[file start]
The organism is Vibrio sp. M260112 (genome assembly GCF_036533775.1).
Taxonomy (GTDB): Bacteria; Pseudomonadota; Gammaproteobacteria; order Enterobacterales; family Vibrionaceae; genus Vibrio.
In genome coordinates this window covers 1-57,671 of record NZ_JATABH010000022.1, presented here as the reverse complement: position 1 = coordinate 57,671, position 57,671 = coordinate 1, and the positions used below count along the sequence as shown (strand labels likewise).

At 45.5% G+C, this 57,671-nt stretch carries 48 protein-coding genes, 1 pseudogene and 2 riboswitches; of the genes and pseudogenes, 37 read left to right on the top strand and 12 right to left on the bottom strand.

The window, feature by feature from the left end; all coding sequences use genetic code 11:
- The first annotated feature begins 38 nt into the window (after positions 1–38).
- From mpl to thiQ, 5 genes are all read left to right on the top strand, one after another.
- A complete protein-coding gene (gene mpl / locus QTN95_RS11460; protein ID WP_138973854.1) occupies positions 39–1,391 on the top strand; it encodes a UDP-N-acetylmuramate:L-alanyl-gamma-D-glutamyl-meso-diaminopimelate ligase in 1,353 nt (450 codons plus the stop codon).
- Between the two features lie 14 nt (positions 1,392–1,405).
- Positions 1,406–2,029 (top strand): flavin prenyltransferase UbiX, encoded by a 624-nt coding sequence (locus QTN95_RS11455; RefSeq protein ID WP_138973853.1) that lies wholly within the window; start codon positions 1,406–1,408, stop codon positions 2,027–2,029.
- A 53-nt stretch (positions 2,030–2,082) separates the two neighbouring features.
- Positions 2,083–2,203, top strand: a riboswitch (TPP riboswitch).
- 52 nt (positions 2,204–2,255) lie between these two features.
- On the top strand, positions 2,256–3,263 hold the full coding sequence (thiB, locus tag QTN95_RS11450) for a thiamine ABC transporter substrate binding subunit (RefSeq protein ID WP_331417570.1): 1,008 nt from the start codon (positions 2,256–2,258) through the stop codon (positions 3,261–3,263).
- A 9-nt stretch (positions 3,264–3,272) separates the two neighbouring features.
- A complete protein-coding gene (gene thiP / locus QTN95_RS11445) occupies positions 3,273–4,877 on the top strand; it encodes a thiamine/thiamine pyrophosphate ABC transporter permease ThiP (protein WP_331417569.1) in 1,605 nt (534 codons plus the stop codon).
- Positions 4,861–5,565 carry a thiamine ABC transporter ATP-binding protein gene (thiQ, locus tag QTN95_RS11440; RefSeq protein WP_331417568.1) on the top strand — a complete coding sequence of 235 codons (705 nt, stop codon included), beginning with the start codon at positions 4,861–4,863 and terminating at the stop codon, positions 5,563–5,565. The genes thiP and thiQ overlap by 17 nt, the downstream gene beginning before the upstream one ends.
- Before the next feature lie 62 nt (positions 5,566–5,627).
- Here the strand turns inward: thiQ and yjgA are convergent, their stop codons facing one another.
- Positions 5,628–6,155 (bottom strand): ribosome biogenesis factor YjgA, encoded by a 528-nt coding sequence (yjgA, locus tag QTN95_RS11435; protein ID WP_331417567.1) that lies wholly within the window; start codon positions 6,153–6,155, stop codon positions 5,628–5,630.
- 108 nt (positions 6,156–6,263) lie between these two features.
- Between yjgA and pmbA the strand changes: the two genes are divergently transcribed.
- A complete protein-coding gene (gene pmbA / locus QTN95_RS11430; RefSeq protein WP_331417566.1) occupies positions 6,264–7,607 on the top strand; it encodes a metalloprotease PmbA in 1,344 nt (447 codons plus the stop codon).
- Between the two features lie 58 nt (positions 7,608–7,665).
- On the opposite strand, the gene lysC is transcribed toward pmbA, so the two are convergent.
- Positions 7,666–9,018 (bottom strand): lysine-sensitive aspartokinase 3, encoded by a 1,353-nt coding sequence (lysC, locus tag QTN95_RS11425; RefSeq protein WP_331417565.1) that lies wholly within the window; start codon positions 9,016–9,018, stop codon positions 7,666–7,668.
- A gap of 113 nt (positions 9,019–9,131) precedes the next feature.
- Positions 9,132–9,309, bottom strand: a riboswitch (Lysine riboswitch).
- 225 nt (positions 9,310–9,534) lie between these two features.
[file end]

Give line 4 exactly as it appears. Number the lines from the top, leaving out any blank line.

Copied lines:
At 45.5% G+C, this 57,671-nt stretch carries 48 protein-coding genes, 1 pseudogene and 2 riboswitches; of the genes and pseudogenes, 37 read left to right on the top strand and 12 right to left on the bottom strand.